The Daily Tar Heel

Serving the students and the University community since 1893

Sunday June 4th

Mother's death not from bed fall

Concern for bed safety sparked by false reports

This story has been updated with new information from Jonathan Privette, assistant chief medical examiner.

Bed rails wouldn’t have prevented a mother’s fatal fall from a lofted dorm bed, an autopsy report shows.

The death, initially attributed by University officials to a fall from the bed, prompted a surge of requests for bed rails. The newly-released autopsy indicates the woman fell while climbing in or out of bed.

Donna Sykes, 49, was spending the night in her daughter Jesse’s dorm room to help the transfer student adjust to college life. Jesse Sykes was born with cerebral palsy and depended on her mother for help moving around campus, according to The Rocky Mount Telegram.

EMS officials were called to Jesse Sykes’ dorm room shortly before 2 a.m. Aug. 19.

The autopsy report shows Sykes died from an intracranial hemorrhage due to blunt force injury. The report, initially completed Aug. 30, lists a fall from a bunk bed as the probable cause of death.

But on Sept. 29, the medical examiner updated it to say new information showed Sykes likely tripped over her daughter’s walker while climbing either in or out of the bed. She fell backwards and hit her head on a dresser about six feet away.

“This suggests that she probably did not simply roll out of the bed but fell,” wrote Dr. Jonathan Privette, the assistant chief medical examiner who conducted the autopsy.

Privette said Wednesday he toured a dorm room set up as Sykes’ was with a Department of Public Safety officer. She could not have fallen where she did had she rolled out of bed, he said.

The initial information suggesting she fell from the bed came from the report he received from the hospital, Privette said.

Students and housing officials maintain the lofted bed safety push is necessary, even as concern was sparked by false reports.

Based on reports from University officials, The Daily Tar Heel and multiple other news organizations published stories indicating Sykes fell from the bed. The reports alarmed students, who began requesting more bed rails than usual.

The increased requests were also fueled by e-mails sent to all on-campus students alerting them to the availability of bed rails.

Larry Hicks, the director of housing, said the news of Sykes’ autopsy was unlikely to effect housing’s recent goal of making bed rails available for all 8,500 campus beds.

“It wouldn’t sway our decision in terms of moving forward,” he said.

Hicks said the department’s advisory committee will wait for the results of a survey sent to students before making a final decision.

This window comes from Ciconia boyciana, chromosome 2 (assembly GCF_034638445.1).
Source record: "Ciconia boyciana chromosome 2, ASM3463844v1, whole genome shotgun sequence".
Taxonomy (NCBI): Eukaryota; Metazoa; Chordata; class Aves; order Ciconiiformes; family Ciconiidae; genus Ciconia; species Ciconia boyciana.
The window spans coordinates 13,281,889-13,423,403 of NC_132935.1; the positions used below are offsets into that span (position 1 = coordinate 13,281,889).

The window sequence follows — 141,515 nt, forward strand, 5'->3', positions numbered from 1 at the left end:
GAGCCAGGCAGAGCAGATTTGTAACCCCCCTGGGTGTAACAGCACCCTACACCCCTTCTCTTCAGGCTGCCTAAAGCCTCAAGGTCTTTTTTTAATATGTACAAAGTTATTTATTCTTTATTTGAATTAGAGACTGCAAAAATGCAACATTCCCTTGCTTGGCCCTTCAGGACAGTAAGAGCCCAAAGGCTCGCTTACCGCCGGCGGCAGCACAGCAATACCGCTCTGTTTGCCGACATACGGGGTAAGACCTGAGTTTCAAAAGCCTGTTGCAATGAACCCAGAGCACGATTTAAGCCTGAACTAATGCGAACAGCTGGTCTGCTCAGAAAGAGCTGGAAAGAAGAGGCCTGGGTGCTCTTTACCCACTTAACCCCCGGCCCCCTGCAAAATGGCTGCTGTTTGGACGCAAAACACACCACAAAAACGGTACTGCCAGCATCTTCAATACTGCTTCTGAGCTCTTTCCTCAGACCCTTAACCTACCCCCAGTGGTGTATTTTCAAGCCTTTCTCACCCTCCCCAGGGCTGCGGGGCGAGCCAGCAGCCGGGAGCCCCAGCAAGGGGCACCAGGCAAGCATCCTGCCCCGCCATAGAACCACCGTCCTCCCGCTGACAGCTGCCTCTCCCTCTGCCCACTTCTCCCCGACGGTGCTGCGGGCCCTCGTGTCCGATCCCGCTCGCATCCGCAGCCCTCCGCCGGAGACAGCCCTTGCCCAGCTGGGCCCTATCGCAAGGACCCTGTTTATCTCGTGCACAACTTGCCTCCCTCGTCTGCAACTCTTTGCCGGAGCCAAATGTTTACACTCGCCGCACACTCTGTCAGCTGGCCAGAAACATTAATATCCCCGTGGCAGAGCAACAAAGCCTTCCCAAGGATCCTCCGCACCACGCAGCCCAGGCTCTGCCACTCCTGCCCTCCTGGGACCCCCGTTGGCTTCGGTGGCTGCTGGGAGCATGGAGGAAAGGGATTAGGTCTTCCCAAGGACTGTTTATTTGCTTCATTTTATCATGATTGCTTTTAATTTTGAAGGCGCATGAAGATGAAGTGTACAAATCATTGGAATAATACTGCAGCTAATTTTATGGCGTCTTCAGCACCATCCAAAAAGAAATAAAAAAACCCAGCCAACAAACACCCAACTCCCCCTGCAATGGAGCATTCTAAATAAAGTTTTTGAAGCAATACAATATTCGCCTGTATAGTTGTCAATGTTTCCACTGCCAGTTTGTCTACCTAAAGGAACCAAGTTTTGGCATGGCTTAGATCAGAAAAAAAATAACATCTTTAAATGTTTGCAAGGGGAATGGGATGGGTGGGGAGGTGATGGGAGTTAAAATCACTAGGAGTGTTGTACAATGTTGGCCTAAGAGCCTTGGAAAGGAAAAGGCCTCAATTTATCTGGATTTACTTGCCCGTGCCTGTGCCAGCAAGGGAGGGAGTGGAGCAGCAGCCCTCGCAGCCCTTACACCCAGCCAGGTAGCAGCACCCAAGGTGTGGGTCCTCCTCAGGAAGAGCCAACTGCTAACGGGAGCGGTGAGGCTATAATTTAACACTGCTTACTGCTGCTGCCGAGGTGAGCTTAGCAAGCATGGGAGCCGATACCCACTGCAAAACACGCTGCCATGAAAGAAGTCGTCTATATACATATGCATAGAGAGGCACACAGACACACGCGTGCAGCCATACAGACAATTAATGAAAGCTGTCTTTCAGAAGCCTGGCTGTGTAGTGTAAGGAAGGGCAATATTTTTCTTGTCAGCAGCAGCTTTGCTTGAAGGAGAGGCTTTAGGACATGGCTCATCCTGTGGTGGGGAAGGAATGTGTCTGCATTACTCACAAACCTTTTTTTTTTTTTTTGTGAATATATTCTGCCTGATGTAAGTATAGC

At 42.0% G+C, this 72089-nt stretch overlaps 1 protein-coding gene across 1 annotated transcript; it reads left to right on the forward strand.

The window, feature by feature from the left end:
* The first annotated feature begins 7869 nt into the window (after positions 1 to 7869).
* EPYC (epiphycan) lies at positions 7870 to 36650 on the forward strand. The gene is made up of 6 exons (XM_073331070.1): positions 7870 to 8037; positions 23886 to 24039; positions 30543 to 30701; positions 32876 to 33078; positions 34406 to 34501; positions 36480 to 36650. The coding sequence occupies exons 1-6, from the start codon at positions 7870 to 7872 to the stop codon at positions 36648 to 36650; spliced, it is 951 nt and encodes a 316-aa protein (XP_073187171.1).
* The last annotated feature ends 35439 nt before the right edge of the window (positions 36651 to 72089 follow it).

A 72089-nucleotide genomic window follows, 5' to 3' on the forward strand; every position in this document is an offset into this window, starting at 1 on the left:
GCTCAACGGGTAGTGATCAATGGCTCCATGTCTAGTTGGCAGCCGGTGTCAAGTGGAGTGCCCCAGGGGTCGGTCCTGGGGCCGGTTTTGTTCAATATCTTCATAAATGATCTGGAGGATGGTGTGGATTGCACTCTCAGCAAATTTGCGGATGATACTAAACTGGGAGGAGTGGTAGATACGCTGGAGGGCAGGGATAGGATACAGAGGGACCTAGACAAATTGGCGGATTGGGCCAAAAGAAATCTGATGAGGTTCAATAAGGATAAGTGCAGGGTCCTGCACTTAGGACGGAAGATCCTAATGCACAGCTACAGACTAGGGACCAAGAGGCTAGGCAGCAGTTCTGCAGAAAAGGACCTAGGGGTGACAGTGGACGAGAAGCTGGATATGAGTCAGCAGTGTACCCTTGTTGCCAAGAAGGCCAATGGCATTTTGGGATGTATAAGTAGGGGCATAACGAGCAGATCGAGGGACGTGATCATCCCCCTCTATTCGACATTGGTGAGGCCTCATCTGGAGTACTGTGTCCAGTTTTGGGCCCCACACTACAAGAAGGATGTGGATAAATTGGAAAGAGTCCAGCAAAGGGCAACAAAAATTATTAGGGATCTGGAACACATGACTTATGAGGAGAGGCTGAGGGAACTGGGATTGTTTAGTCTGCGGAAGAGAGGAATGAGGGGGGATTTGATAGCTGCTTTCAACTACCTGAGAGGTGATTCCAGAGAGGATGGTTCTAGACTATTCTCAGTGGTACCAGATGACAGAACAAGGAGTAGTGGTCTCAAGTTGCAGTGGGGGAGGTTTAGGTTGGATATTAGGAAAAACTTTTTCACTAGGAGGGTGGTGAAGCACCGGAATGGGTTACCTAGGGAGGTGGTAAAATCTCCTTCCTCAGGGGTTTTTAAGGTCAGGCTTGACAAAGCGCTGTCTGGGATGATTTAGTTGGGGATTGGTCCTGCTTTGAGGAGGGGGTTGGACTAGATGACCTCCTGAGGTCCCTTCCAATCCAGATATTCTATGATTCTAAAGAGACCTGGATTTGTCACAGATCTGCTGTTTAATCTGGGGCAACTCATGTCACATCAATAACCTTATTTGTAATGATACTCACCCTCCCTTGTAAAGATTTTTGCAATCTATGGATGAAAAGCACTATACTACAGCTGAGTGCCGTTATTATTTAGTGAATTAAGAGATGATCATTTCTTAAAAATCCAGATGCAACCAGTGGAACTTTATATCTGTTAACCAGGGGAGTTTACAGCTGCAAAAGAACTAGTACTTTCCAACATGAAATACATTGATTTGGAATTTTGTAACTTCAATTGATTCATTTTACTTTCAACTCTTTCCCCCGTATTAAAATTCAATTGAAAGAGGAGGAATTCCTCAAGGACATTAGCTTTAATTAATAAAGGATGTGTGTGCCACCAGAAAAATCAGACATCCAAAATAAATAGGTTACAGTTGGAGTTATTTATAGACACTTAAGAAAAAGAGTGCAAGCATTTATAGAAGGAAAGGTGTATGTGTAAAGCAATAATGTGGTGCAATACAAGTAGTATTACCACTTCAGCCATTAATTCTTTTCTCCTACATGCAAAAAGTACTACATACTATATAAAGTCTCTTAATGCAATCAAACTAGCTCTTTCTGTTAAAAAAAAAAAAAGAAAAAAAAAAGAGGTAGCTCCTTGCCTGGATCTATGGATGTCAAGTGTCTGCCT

Students have requested 500 bed rails since news of Sykes’ death. About 1,000 rails are still available.

There are usually between 50 and 100 requests for bed rails each year. There were more requests than usual this year even before Sykes’ death, an increase Hicks attributed to the inclusion of bed rails on the department’s display room bed.

Sophomore Lindsay Kaudelka said she appreciates her bed rail.

“I know that it’s working because sometimes I wake up with marks on my arm from where I pushed up against it,” the Cobb resident said.

Privette said he felt the concern for lofted bed safety was warranted. In this case, the top bunk was about 6 feet off the floor.

“That’s probably not the safest,” he said.

At $30 a rail, providing bed rails for every bed on campus would cost an estimated $255,000. The University had ordered 800 rails as of mid-September and was borrowing rails from other UNC-system schools to meet demand.

Details about Sykes’ death have been few and conflicting.

The University did not report Sykes’ death until the DTH inquired, about two weeks after her fall.

The initial incident report from the Department of Public Safety indicated drugs or alcohol were potential factors. University police Chief Jeff McCracken later said that report was mistaken.

The toxicology report, dated Sept. 29, does indicate small traces of diazepam, the drug used in Valium, an anti-anxiety medication also used as a muscle relaxant and sedative.

Privette said he requested the full toxicology report because she tested positive for benzodiazepines at the hospital.

There were also traces of nordiazepam, temazepam and oxazepam, typically associated with diazepam. UNC pharmacology professor Dr. Kim Brouwer said the amounts found in Sykes are not out of the ordinary assuming a normal dose.

UNC spokesman Mike McFarland, reached after-hours, said he wasn’t aware of the autopsy’s findings.

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